“What we have in common with a Formula 1 team is paramount focus and expertise on aerodynamics.”

Jyri Tolonen, Head of Products at Filtrabit gives his perspective on developing cutting-edge technology in industrial dust control.

Jyri Tolonen, Head of Products at Filtrabit

Continuous improvement

”Filtrabit’s industrial air filtration technology leverages the same scientific principles as the aerodynamic design of a Formula 1 race car. We conduct simulations, create multiple test versions, build prototypes, and make incremental modifications to achieve the cleanest airflow—much like the Formula 1 cars strike a balance between downforce for corners and speed for straightaways.

This dynamic R&D side of my work as Head of Products is just one exciting part of my job here at Filtrabit. We are speeding up industrial air filtration solutions to solve one of the major parts of the global climate challenge.

Dust is a problem in every industry and the ramifications are varied. Often, it’s an impediment to achieving some technical solution to a problem that might mitigate huge amounts of emissions. For example, CO2 can be captured in a liquid, but the systems get clogged and stop working unless the gas can be effectively cleaned of dust beforehand. And almost always, it represents a loss of raw material – unless it can be effectively reclaimed, of course.

We are also in the process of developing our technology to filter gases at increasingly higher temperatures, including extremely high temperatures. This capability allows for more efficient recovery of heat energy from high-temperature processes. We will reveal more details later.”

Customer perspective

”We have a cross-functional R&D team, and we are actively engaged in sales, creating, and presenting customer solutions. This work has laid the important groundwork for data collection to support the development of new solutions and products. Filtrabit is scaling up its production and delivery processes, and my focus, the patented high-performance product, is now optimized for serial production. We are working closely with partner companies in engineering, manufacturing, and delivery.

First, we strive to understand the customer’s process and identify the optimal points for dust recovery. In collaboration with our customers, we design, test, and implement various hoods and ducts for different sites. This phase of the process shares many parallels with the work of Formula 1 aerodynamics specialists.

As the equipment is housed in a mobile unit that fits inside a shipping container, we can expedite the delivery process and provide an uninterrupted filtration solution with backup equipment. Similar to a Formula 1 team, we have the flexibility to relocate our equipment and team to new locations.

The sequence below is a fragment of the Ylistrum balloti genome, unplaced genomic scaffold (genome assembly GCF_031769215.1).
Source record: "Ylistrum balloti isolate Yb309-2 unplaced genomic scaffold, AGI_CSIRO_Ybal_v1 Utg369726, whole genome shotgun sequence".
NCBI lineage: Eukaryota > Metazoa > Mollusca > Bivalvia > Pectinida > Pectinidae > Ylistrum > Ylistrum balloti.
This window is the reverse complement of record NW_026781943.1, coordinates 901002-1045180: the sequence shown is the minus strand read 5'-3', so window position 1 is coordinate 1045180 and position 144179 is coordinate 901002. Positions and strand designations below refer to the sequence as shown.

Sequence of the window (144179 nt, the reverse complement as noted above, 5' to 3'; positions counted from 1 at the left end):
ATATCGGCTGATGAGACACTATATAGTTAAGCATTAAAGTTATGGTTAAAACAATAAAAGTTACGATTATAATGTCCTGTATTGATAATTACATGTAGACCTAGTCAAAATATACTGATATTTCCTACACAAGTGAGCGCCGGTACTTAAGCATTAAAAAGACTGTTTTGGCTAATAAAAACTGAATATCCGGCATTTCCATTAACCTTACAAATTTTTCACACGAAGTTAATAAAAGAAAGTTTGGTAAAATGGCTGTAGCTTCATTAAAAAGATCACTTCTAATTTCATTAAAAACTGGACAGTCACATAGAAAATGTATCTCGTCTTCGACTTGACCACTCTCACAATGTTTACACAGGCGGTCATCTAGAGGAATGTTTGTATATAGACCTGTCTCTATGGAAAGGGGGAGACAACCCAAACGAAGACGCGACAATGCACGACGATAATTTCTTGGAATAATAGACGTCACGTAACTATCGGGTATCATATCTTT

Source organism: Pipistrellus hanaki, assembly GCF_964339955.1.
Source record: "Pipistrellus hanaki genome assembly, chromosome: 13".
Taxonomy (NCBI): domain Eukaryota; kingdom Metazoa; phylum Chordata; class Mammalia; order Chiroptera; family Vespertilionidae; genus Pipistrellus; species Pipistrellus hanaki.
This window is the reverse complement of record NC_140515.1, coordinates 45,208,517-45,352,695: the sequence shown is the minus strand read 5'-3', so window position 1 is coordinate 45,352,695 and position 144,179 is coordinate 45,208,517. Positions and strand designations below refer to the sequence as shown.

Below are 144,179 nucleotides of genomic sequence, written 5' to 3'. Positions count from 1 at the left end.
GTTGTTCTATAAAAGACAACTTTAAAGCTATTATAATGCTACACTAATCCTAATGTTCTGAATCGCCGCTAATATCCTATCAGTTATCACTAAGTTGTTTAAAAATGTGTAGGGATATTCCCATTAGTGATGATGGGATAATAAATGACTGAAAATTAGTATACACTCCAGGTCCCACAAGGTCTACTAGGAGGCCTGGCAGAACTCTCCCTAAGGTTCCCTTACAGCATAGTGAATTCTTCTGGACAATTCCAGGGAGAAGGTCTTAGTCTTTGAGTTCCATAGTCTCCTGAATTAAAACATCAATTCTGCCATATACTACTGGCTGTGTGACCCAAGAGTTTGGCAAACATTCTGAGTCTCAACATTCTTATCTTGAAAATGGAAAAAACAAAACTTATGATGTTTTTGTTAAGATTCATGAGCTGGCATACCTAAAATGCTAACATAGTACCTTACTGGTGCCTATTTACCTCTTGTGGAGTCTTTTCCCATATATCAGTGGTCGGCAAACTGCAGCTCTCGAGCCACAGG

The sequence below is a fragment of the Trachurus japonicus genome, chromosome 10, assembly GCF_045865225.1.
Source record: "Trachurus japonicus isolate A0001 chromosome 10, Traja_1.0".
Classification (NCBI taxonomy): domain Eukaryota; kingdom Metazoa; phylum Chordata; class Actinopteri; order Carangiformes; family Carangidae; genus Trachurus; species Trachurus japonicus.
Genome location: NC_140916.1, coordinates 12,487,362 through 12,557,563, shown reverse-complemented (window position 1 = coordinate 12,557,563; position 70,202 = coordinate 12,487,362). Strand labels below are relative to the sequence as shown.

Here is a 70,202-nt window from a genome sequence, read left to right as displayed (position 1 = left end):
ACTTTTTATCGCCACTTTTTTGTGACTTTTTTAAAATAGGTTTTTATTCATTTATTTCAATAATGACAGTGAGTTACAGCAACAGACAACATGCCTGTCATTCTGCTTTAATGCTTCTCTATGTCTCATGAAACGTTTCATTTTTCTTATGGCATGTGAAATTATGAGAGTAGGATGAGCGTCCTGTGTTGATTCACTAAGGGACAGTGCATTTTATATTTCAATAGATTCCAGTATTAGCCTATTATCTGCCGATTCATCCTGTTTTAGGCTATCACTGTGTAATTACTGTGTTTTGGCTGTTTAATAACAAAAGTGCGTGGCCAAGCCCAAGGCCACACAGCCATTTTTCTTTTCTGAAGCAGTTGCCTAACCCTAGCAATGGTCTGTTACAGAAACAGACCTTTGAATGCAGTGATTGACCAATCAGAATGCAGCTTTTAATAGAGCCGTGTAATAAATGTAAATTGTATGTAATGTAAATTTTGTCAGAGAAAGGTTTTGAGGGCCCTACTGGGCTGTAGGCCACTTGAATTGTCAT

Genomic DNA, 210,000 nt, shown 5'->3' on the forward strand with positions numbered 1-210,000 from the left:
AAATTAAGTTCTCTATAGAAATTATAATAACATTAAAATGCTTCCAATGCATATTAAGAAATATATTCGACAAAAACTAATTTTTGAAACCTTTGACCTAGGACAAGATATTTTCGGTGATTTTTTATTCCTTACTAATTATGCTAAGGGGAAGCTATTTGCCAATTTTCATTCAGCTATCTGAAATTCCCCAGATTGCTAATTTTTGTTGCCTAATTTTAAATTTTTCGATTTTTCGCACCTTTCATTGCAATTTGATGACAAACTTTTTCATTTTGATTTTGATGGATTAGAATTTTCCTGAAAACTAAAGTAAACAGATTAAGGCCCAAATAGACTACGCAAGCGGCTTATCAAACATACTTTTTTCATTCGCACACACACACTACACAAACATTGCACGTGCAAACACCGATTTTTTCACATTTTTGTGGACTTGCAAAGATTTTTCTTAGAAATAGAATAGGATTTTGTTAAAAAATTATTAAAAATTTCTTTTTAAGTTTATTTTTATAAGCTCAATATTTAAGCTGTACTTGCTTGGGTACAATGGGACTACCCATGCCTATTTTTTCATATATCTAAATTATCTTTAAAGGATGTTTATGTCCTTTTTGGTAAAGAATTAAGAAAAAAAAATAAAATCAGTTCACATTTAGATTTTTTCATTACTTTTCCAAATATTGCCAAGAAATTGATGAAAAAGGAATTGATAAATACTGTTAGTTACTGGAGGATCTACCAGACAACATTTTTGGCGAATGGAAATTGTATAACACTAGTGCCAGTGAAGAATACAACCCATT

Dust poses a significant challenge for large industries, and effective solutions have not been widely implemented. Many steel mills date back to the last century, a time when dust removal was not a priority and efficient solutions were not available. We see tremendous growth potential in the steel industry alone. Ensuring occupational health and clean air for everyone to breathe is my personal mission.”

Jyri Tolonen, Head of Products at Filtrabit.

Back to the roots

”In spite of my background as an automation engineer, my career has predominantly focused on commercial electronics and semiconductor products. Prior to my work at Filtrabit, I spent 18 years at Detection Technology. Transitioning from the cleanroom environment of the semiconductor industry to the dusty coking plant of the steel industry was quite a leap.

Now, I have the opportunity to embark on another career in a new industry at the climate tech company Filtrabit, hopefully making a real impact in its interesting scale-up phase.

In a way, I’m following in my father’s footsteps.

My late father, Matti, a Licentiate of Science (Technology) who specialized in process engineering, built his career at the SSAB Raahe steel mill (known as Rautaruukki Oy in those days). He made significant contributions to the research department, and in the 80s and 90s, he played a crucial role in a project for a new coking plant. Later, he contributed to environmental management systems. Visiting the same steel plant and coking plant now feels rather nostalgic. Perhaps it’s in my genes?”

Managing forces

”I have a variety of hobbies. Sailing has been a passion of mine since childhood. Additionally, I enjoy riding both motorcycles and downhill mountain bikes, as well as practicing judo. In the Bay of Bothnia, I also pursue windsurfing, where I am attempting to master the gliding technique on a Formula Windsurfing board.

Come to think of it, a lot of it has to do with both aerodynamics and hydrodynamics.” 


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